Showing vs. telling: both are key to establishing mood and tone, and in creating an immersive storytelling experience.
“Don’t tell me the moon is shining; show me the glint of light on broken glass.” ― Anton Chekhov
A dark, stormy night. A clock’s incessant ticking. Sunshine, blooming flowers. Even strategically placing colors and shadows can convey a certain mood or tone without a writer having to spell it all out on the page.
If you’ve studied writing at all, then you’ve been told (probably more than once) that showing is better than telling. In most cases, this is absolutely true. But we also know that there are always exceptions to the rule; sometimes, you simply have to tell your readers about the exposition and character backstories they need in order to understand the present situation in your narrative. When it comes to the less concrete elements, however―a character’s emotional response to something, the vibe in a room, even something as broad as the overall tone of your story―you need a more refined strategy to get your point across without compromising the readability and flow of your writing.
So how do you make the call as to whether you should be showing or telling your readers what’s going on, and how can you tailor your approach to communicate a certain mood or tone? I’ve brought together a few classic devices and strategies to help you start making your words read more authentically on the page. These aren’t foolproof formulas, though. No two stories are exactly alike (we hope), so tweak whatever you need to in order to set the mood and tone of your story.
Both the stormy night and the sunlit meadow have become storytelling standbys for good reason; the weather and other elements of nature are perfect for setting the tone without stating the obvious. For one, the natural world is something just about everyone can easily picture in their mind while reading about it in a book. For another, nature and weather patterns―even specific animals―cover the spectrum of moods and tones, so even a minor adjustment in your word choice can turn a setting on its head.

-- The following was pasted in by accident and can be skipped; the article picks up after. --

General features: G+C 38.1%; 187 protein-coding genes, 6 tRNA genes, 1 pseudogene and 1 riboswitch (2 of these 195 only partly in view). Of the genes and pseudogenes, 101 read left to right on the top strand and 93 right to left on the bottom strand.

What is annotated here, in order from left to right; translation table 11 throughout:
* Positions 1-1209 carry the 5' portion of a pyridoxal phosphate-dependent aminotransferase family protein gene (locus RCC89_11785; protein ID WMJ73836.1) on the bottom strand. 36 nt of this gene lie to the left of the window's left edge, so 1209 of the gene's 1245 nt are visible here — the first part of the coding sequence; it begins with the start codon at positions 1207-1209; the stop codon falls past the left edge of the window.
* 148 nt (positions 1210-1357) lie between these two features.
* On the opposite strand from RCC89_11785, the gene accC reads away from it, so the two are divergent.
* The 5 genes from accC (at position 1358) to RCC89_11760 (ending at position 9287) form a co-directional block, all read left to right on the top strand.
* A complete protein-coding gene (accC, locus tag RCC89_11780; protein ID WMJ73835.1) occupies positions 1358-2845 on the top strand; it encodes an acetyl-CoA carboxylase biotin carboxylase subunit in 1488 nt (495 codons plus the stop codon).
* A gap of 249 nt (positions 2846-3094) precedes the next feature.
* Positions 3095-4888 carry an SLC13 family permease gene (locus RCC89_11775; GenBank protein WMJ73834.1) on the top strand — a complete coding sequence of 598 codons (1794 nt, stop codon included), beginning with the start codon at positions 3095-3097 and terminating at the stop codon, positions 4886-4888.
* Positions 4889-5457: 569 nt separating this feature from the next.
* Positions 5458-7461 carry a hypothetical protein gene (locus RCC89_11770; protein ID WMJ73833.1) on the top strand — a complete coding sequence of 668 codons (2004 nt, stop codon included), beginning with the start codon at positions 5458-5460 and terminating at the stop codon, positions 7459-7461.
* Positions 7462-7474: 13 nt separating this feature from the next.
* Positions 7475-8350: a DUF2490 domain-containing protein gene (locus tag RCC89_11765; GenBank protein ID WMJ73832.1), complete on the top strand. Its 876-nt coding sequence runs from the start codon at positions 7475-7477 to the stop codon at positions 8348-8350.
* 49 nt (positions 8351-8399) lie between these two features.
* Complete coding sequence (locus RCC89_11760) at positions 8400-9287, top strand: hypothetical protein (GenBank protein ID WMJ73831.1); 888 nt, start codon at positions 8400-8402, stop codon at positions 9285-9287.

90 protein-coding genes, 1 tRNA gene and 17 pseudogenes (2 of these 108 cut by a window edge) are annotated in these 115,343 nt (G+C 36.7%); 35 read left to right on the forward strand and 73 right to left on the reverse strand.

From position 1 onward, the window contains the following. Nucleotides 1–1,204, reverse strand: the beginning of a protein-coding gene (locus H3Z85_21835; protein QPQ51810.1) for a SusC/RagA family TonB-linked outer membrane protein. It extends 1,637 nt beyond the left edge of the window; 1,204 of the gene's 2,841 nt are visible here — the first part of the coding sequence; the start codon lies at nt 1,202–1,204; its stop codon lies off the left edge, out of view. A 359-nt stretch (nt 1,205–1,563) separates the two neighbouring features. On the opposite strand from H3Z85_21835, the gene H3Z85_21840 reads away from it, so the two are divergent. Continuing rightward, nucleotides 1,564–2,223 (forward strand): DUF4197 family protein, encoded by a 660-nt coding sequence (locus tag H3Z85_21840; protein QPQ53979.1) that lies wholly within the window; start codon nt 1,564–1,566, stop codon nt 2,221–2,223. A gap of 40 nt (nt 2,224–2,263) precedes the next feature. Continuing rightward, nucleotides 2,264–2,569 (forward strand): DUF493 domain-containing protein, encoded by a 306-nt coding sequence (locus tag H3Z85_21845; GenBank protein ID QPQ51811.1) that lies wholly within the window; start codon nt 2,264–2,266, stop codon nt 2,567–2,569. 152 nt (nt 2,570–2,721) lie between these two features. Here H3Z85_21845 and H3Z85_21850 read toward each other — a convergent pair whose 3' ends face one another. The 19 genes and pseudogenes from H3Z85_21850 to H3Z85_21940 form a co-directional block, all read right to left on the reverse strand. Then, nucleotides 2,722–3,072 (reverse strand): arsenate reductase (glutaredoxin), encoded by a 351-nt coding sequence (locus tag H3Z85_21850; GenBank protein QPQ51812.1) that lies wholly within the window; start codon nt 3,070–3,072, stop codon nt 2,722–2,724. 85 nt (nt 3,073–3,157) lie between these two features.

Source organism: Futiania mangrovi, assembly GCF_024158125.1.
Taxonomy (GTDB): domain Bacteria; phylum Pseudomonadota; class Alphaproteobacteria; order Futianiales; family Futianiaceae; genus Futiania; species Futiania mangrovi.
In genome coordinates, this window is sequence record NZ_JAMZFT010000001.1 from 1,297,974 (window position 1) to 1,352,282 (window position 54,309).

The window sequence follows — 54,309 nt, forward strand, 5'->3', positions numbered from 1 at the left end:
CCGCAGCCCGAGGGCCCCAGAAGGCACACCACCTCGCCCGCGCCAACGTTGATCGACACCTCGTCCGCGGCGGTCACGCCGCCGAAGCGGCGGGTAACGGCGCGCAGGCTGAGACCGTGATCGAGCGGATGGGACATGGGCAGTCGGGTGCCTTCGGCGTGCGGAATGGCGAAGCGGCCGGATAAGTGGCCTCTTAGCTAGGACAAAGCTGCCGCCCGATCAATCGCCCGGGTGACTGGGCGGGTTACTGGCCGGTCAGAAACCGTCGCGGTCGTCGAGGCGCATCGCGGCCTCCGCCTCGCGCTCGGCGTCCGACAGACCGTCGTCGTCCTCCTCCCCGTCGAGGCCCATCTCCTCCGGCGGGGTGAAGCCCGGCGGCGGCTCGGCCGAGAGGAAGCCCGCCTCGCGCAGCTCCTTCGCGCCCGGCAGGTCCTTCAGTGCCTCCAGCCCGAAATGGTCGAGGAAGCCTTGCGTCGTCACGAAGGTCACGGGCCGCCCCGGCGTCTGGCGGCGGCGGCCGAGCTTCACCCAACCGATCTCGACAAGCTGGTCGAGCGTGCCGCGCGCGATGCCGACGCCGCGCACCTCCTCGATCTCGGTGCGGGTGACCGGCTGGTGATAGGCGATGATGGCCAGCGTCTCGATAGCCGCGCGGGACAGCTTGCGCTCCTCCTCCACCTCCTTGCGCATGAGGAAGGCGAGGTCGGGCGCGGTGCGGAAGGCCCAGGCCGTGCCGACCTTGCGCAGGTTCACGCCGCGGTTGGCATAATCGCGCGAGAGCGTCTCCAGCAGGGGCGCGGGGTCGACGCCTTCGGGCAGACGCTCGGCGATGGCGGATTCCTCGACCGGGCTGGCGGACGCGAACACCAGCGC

Take that iconic storm, for example. For most people, storms are scary, unpredictable, even dangerous. And the ways that the storm manifests are what will help clue your reader in on what exactly you want them to feel as they read. Roiling ocean waves and gusting winds convey chaos. Thunder and lightning are designed to make your audience jumpy and skittish. And if you introduce the idea of pitter-pattering rain on the roof, water dribbling through the gutters, and flickering lights, you also hint at a quieter inconvenience to accent the larger forces at play, a sinister sort of constant to continue well after the storm has died down.
Now, let’s look at the sunny day. You might still mention waves hitting the shore, but these are just the marks of a typical day at the beach, of nature washing away whatever was left behind on the sand. Breezes are refreshing, not destructive like howling winds, and birds calling to one another are carrying on a conversation and signifying a sense of normalcy. If your scene is further inland, soft grass gives the reader a cushioned floor they can easily recall feeling beneath their feet, and sunlight makes the world a transparent, safe place.
Paint it (insert color here)
Color psychology and using shadows versus light can have a tremendous impact on the mood and tone of a setting. Think of it this way; when was the last time a black and purple color combination made you feel all warm and fuzzy inside? Or, has anyone ever tried painting a haunted castle in soft shades of green and blue in an effort to make it creepier? Those hues wouldn’t fly in the real world, and there’s no reason to think you could get away with such a nonintuitive strategy in your fictional tale.
So when you’re trying to use colors to your advantage, go with your gut. A dank attic, for one, should feature colors that describe its state of disrepair not just for accuracy, but also to put your readers in the right mood. Greying wood, stains or signs of charring, faded curtains that may have once been white, but are now so dingy that they’re a sickly yellow. Already, you have at least a vague outline of not only what the place looks like, but what it feels like, and you know that this probably won’t be the scene of a sweeping romance or a touching family reunion―not in the traditional sense, anyway.